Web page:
With all the blather about global warming/global cooling/climate change/Paris Accords/ad naseum this analysis of wind power is eye opening.
Sadly, since it doesn’t fit the current memes and support the subsidy tit fattening favored industries and environment pimps, few will read or comprehend the message.
On a personal level I find the windmills to be ugly. From I-25 South of Cheyenne roughly following the Colorado/Wyoming/Nebraska state lines extending East to Julesburg, CO is a ridge of high land exposed to strong (but variable) winds. Windmills are scattered all along this high ground. Ugly!
Windmills impact the ecology of the plains in this area and not in a good way. The disturbed ground, acres of it, has little forage. Raptors and other birds are being killed by the windmill blades.
The above is an Obama era report and probably watered down so as not to offend the eco-freaks. Still damning.
The whole output of all the wind farms in the three states can’t match the reliable output of one coal fired power plant.
The production of electricity is one of converting one form of energy to electron flow. The sources are the sun, moon, nuclear fission, geothermal and burning organic substances.
The sun causes weather. Precipitation distributes water at various elevations. Gravity plus water gives hydro power. Weather causes wind. Direct sunlight can produced electricity via photoelectric reaction with some materials. Geothermal doesn’t presently lend itself to large generation plants.
The moon causes tides. An overlooked and under developed energy source, IMO.
Fission gives the most energy for the weight of the source. Social stigma thwarts development. Still, up to 20% of electricity in the USA comes from nuclear.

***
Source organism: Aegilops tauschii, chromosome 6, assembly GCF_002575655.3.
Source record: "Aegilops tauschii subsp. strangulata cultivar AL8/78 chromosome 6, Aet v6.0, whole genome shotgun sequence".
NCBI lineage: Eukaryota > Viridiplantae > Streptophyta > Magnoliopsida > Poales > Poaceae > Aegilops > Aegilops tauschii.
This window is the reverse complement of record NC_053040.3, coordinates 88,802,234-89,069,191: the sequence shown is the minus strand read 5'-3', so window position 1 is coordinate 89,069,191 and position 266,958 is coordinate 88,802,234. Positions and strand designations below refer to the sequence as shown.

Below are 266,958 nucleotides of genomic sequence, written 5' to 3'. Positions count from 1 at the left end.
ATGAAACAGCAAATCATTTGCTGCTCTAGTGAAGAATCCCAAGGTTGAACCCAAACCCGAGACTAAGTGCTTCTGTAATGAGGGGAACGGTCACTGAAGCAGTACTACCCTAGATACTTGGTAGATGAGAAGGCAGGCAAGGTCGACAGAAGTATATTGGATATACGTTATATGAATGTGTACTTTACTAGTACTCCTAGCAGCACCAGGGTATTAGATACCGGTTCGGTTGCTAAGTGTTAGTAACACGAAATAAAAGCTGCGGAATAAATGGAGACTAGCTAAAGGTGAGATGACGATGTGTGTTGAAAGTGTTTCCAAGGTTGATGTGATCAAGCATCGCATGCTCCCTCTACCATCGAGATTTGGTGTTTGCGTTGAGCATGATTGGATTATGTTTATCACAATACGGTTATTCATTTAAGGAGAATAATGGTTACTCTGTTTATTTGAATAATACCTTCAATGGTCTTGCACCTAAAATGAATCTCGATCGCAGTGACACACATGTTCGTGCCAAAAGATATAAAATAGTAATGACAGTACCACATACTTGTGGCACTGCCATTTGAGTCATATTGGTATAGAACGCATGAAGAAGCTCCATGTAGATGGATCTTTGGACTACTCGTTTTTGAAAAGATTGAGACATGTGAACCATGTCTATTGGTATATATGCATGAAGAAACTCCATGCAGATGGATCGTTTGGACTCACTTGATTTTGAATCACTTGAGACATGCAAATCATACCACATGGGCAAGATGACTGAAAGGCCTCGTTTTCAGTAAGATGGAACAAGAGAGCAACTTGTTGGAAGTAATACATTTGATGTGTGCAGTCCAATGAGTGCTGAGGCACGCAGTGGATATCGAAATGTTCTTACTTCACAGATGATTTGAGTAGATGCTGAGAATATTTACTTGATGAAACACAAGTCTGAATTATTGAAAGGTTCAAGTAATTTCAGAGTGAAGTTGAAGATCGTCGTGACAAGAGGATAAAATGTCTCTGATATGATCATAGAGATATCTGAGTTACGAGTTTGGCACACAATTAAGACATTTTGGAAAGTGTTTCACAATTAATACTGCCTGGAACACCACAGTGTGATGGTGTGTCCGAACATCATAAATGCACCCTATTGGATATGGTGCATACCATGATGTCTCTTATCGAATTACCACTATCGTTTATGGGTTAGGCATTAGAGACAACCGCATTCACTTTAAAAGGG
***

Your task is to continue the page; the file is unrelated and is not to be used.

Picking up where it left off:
Burning organic material, primarily coal and natural gas, provides the generating energy for the majority of electricity in our country. From a cost point, the cheapest and most reliable option.
Depending on the source quoted, the average is about 20 - 40 lbs of coal per day per person for electricity consumed.
Before we get into the more eccentric measures that we selected for comparison, let’s start with the measure that is most tangible and perhaps most sobering: coal. An average American’s residential and transportation energy consumption would require the burning of over 15,000 pounds of coal a year. That equals out to about 41 pounds of coal a day. If coal powered everything, every few days you would consume your body weight in coal.
Fossil fuels receive little or no subsidies. If one considers the myriad regulations imposed on the industry as a tax ( passed on to the consumer – no free lunch), and who can argue it isn’t, the end price paid by the consumer is still a bargain.
Perhaps the problem with coal is there is little potential for clean hands graft. Few ‘grants’ for “research”.
So ‘little’ people in rural areas get hurt. Oh, well. New opportunity to move people from self sufficient to the government tit, no?
Electrical power presents two big problems. First, it cannot be stored in commercial quantities. Second, transmission losses increase with distance. Virtually all sources are tied into a regional, and by extension, a national grid. Those areas bragging about using 100% renewal energy are full of shit if they are tied into a regional grid.
My hope is a businessman president will bring some rational economic sense to the energy sector. The public will have lower bills freeing cash for other things. The suffering will be borne by offshore tax havens who will have far fewer skimmed dollars to rathole. YMMV